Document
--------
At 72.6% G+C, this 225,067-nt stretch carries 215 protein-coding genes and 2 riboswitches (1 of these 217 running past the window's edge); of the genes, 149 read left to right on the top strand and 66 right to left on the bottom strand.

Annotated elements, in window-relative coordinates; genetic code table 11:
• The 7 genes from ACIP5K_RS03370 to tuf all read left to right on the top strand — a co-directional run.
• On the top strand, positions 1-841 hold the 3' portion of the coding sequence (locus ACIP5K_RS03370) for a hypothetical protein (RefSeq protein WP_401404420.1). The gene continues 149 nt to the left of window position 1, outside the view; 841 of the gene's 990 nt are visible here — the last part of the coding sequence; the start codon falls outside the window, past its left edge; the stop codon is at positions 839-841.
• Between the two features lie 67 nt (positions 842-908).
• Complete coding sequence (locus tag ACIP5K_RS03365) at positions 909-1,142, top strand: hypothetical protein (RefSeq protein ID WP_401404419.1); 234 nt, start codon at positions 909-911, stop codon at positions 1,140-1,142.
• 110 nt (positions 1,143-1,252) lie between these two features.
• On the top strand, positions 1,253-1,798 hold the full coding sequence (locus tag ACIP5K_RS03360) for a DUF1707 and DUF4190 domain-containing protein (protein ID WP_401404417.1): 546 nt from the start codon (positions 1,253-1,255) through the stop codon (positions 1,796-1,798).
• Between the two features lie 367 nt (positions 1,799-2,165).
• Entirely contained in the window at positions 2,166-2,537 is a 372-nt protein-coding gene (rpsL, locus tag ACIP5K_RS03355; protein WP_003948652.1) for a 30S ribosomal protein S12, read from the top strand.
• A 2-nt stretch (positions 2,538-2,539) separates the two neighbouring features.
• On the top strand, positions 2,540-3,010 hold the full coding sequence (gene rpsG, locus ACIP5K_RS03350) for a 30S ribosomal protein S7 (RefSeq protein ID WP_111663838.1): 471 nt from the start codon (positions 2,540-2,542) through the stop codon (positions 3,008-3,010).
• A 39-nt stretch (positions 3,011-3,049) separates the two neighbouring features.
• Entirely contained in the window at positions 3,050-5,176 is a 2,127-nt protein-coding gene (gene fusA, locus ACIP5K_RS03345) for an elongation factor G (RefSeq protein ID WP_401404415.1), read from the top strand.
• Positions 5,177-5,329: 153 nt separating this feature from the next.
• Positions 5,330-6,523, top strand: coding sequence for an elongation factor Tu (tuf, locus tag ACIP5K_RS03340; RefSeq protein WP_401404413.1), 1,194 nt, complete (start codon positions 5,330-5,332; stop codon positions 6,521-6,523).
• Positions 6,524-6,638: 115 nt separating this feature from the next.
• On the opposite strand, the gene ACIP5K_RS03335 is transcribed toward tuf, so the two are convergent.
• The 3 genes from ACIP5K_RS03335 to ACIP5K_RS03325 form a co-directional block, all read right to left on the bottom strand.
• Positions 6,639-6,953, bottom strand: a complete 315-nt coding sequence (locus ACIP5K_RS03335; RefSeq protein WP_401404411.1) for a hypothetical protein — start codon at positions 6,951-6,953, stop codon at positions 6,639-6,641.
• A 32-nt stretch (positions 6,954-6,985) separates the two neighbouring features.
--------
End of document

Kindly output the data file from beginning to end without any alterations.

At 72.6% G+C, this 225,067-nt stretch carries 215 protein-coding genes and 2 riboswitches (1 of these 217 running past the window's edge); of the genes, 149 read left to right on the top strand and 66 right to left on the bottom strand.

Annotated elements, in window-relative coordinates; genetic code table 11:
• The 7 genes from ACIP5K_RS03370 to tuf all read left to right on the top strand — a co-directional run.
• On the top strand, positions 1-841 hold the 3' portion of the coding sequence (locus ACIP5K_RS03370) for a hypothetical protein (RefSeq protein WP_401404420.1). The gene continues 149 nt to the left of window position 1, outside the view; 841 of the gene's 990 nt are visible here — the last part of the coding sequence; the start codon falls outside the window, past its left edge; the stop codon is at positions 839-841.
• Between the two features lie 67 nt (positions 842-908).
• Complete coding sequence (locus tag ACIP5K_RS03365) at positions 909-1,142, top strand: hypothetical protein (RefSeq protein ID WP_401404419.1); 234 nt, start codon at positions 909-911, stop codon at positions 1,140-1,142.
• 110 nt (positions 1,143-1,252) lie between these two features.
• On the top strand, positions 1,253-1,798 hold the full coding sequence (locus tag ACIP5K_RS03360) for a DUF1707 and DUF4190 domain-containing protein (protein ID WP_401404417.1): 546 nt from the start codon (positions 1,253-1,255) through the stop codon (positions 1,796-1,798).
• Between the two features lie 367 nt (positions 1,799-2,165).
• Entirely contained in the window at positions 2,166-2,537 is a 372-nt protein-coding gene (rpsL, locus tag ACIP5K_RS03355; protein WP_003948652.1) for a 30S ribosomal protein S12, read from the top strand.
• A 2-nt stretch (positions 2,538-2,539) separates the two neighbouring features.
• On the top strand, positions 2,540-3,010 hold the full coding sequence (gene rpsG, locus ACIP5K_RS03350) for a 30S ribosomal protein S7 (RefSeq protein ID WP_111663838.1): 471 nt from the start codon (positions 2,540-2,542) through the stop codon (positions 3,008-3,010).
• A 39-nt stretch (positions 3,011-3,049) separates the two neighbouring features.
• Entirely contained in the window at positions 3,050-5,176 is a 2,127-nt protein-coding gene (gene fusA, locus ACIP5K_RS03345) for an elongation factor G (RefSeq protein ID WP_401404415.1), read from the top strand.
• Positions 5,177-5,329: 153 nt separating this feature from the next.
• Positions 5,330-6,523, top strand: coding sequence for an elongation factor Tu (tuf, locus tag ACIP5K_RS03340; RefSeq protein WP_401404413.1), 1,194 nt, complete (start codon positions 5,330-5,332; stop codon positions 6,521-6,523).
• Positions 6,524-6,638: 115 nt separating this feature from the next.
• On the opposite strand, the gene ACIP5K_RS03335 is transcribed toward tuf, so the two are convergent.
• The 3 genes from ACIP5K_RS03335 to ACIP5K_RS03325 form a co-directional block, all read right to left on the bottom strand.
• Positions 6,639-6,953, bottom strand: a complete 315-nt coding sequence (locus ACIP5K_RS03335; RefSeq protein WP_401404411.1) for a hypothetical protein — start codon at positions 6,951-6,953, stop codon at positions 6,639-6,641.
• A 32-nt stretch (positions 6,954-6,985) separates the two neighbouring features.